Melvin J. Visser had a distinguished thirty-five year career with the Upjohn Company in Kalamazoo, Michigan. Early retirement allowed him to pursue a solution to the mystery described in Cold, Clear, and Deadly. Visser received his chemical engineering degree from Michigan Technological University in 1959 and spent a career manufacturing pharmaceutical chemicals at The Upjohn Company in Kalamazoo. In 1980, he assumed environmental responsibility for the corporation. Mel's environmental chemical education came when he was appointed to co chair the Great Lakes Regional Corporate Environmental Council, an association of U.S. and Canadian industrial and environmental leaders formed to discuss their differences in a collegial setting. Mel retired in 1995 wondering why PCB concentrations in Lake Superior remained stagnant years after their banning. Volunteering in state and federal efforts did not bring answers. Two trips to the Canadian High Arctic and the assimilation of international research studies and business practices led to surprising answers. His search is chronicled in Cold, Clear, and Deadly: Unraveling a Toxic Legacy.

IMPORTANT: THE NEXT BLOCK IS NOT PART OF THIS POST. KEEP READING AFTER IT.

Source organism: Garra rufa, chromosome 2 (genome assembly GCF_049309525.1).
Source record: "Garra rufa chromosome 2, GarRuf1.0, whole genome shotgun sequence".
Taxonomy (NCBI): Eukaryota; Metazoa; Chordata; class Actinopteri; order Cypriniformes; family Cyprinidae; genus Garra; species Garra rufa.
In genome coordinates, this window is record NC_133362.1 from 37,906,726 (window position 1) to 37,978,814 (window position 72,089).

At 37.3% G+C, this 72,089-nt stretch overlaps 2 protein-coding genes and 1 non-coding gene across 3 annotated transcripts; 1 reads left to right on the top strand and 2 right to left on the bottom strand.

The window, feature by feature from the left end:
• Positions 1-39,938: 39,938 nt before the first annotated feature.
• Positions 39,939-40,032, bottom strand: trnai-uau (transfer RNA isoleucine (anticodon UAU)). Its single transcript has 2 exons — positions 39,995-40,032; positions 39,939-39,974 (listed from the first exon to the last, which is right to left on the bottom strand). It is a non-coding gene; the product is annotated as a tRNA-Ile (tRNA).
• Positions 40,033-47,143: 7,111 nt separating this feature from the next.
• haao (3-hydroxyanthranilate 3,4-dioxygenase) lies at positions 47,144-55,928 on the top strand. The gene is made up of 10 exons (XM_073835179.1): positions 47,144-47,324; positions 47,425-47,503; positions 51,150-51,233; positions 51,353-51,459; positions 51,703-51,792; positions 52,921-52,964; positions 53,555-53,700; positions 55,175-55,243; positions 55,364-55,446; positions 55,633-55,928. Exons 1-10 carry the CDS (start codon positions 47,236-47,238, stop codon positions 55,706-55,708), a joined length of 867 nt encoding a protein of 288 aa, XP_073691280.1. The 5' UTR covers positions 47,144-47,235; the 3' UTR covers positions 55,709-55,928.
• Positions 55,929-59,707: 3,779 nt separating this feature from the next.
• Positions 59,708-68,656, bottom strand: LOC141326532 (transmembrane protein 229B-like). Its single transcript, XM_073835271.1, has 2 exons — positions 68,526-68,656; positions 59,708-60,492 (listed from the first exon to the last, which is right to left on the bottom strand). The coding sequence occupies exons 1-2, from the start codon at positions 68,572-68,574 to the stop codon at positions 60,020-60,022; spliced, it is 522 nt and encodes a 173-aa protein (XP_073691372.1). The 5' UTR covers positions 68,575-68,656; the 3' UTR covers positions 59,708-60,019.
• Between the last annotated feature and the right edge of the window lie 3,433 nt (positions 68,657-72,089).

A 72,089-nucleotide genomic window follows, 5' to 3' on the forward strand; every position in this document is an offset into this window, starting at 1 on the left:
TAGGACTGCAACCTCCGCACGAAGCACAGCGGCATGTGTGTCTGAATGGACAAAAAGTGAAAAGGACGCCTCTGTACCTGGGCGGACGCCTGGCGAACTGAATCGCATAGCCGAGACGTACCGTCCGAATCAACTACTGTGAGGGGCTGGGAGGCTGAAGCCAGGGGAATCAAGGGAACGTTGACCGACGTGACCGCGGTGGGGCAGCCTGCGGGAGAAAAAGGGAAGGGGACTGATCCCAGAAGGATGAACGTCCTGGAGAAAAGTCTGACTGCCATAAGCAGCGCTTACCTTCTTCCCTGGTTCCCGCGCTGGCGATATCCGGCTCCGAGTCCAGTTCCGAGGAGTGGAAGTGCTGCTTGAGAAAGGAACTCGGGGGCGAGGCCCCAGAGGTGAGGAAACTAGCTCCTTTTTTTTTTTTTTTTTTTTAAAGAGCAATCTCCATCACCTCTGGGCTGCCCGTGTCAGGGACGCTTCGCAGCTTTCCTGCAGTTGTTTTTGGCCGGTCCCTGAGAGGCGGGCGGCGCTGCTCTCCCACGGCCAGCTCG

This author's publications
Unraveling a Toxic Legacy